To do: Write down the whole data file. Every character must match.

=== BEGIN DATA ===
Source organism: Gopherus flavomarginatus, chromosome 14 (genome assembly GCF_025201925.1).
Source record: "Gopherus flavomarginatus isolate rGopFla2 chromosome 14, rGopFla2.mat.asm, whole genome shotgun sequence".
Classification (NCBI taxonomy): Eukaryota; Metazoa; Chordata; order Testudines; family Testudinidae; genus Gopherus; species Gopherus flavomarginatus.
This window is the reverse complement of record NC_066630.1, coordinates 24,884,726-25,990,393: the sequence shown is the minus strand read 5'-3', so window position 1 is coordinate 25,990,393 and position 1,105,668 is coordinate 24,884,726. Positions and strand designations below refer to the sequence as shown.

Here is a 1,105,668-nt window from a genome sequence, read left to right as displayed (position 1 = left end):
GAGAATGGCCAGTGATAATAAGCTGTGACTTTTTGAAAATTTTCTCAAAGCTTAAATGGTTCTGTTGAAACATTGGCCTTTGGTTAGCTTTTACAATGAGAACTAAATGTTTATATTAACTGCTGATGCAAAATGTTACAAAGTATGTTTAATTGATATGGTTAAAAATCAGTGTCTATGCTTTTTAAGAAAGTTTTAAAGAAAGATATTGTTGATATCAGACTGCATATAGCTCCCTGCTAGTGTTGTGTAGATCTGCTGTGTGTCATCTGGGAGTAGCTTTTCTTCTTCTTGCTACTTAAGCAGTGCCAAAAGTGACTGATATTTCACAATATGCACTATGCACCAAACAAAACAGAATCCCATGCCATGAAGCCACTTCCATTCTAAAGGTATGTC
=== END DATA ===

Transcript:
Source organism: Gopherus flavomarginatus, chromosome 14 (genome assembly GCF_025201925.1).
Source record: "Gopherus flavomarginatus isolate rGopFla2 chromosome 14, rGopFla2.mat.asm, whole genome shotgun sequence".
Classification (NCBI taxonomy): Eukaryota; Metazoa; Chordata; order Testudines; family Testudinidae; genus Gopherus; species Gopherus flavomarginatus.
This window is the reverse complement of record NC_066630.1, coordinates 24,884,726-25,990,393: the sequence shown is the minus strand read 5'-3', so window position 1 is coordinate 25,990,393 and position 1,105,668 is coordinate 24,884,726. Positions and strand designations below refer to the sequence as shown.

Here is a 1,105,668-nt window from a genome sequence, read left to right as displayed (position 1 = left end):
GAGAATGGCCAGTGATAATAAGCTGTGACTTTTTGAAAATTTTCTCAAAGCTTAAATGGTTCTGTTGAAACATTGGCCTTTGGTTAGCTTTTACAATGAGAACTAAATGTTTATATTAACTGCTGATGCAAAATGTTACAAAGTATGTTTAATTGATATGGTTAAAAATCAGTGTCTATGCTTTTTAAGAAAGTTTTAAAGAAAGATATTGTTGATATCAGACTGCATATAGCTCCCTGCTAGTGTTGTGTAGATCTGCTGTGTGTCATCTGGGAGTAGCTTTTCTTCTTCTTGCTACTTAAGCAGTGCCAAAAGTGACTGATATTTCACAATATGCACTATGCACCAAACAAAACAGAATCCCATGCCATGAAGCCACTTCCATTCTAAAGGTATGTC